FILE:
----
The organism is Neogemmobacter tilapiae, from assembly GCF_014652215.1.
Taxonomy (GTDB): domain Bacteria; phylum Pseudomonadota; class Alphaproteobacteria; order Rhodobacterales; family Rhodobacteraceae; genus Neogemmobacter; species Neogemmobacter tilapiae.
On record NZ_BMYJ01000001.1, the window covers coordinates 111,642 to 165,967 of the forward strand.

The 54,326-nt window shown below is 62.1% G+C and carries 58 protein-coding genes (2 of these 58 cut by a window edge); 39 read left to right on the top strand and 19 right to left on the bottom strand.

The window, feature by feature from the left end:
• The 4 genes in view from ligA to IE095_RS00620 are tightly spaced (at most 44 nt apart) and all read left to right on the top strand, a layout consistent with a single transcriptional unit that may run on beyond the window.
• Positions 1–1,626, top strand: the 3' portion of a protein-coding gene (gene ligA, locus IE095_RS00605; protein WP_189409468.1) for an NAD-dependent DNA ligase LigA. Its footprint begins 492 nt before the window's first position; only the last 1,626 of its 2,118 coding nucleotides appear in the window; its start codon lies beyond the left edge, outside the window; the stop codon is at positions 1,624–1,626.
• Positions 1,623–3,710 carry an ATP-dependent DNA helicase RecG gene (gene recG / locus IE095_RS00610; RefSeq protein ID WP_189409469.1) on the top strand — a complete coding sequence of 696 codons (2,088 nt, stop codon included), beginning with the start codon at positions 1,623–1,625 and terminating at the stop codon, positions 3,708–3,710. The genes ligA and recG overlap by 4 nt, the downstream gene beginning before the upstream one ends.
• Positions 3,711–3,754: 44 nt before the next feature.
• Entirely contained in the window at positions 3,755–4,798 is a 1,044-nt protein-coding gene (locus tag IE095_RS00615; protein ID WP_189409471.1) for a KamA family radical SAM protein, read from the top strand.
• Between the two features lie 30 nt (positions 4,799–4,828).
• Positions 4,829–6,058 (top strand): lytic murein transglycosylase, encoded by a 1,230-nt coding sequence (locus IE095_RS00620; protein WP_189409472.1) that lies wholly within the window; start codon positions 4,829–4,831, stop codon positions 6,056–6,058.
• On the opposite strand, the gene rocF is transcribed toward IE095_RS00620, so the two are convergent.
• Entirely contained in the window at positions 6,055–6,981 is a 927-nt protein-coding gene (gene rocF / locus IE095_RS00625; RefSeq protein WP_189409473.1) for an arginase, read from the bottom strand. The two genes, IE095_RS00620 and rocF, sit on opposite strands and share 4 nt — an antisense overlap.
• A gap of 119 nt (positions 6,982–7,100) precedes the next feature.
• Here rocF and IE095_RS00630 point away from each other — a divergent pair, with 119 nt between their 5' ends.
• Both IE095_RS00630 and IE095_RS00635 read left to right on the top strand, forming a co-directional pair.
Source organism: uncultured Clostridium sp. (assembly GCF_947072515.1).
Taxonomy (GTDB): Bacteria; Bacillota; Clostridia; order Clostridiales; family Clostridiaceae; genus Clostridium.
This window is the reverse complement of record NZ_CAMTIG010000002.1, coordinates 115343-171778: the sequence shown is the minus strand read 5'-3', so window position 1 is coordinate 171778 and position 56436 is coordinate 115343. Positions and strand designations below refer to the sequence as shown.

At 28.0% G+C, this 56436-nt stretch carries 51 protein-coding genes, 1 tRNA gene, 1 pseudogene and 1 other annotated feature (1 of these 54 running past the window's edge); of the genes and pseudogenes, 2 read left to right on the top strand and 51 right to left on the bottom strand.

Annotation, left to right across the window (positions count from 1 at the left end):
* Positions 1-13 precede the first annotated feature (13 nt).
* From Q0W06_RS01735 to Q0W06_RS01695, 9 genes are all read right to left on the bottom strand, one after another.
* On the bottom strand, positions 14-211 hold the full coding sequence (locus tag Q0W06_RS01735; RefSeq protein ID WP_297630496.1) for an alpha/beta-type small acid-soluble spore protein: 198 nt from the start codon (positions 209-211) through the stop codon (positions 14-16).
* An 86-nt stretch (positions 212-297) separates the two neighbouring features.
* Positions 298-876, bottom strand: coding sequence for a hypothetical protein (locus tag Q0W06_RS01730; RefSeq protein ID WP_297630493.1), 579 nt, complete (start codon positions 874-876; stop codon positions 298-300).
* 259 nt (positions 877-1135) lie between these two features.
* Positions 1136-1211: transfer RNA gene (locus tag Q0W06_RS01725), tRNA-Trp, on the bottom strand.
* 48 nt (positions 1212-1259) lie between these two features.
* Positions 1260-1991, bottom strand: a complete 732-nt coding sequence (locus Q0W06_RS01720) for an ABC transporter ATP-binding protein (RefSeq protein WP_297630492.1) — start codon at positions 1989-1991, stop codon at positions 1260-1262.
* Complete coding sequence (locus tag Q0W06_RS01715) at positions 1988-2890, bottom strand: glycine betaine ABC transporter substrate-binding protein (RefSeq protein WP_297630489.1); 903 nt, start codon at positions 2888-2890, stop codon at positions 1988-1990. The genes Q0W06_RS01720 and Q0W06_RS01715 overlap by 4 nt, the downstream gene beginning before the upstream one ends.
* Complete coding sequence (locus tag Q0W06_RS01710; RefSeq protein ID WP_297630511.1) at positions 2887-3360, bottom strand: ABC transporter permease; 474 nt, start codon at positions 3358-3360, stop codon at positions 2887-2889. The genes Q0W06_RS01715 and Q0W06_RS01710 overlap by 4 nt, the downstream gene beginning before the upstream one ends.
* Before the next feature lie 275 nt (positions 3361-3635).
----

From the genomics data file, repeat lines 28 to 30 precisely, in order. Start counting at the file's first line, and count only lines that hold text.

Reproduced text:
* 259 nt (positions 877-1135) lie between these two features.
* Positions 1136-1211: transfer RNA gene (locus tag Q0W06_RS01725), tRNA-Trp, on the bottom strand.
* 48 nt (positions 1212-1259) lie between these two features.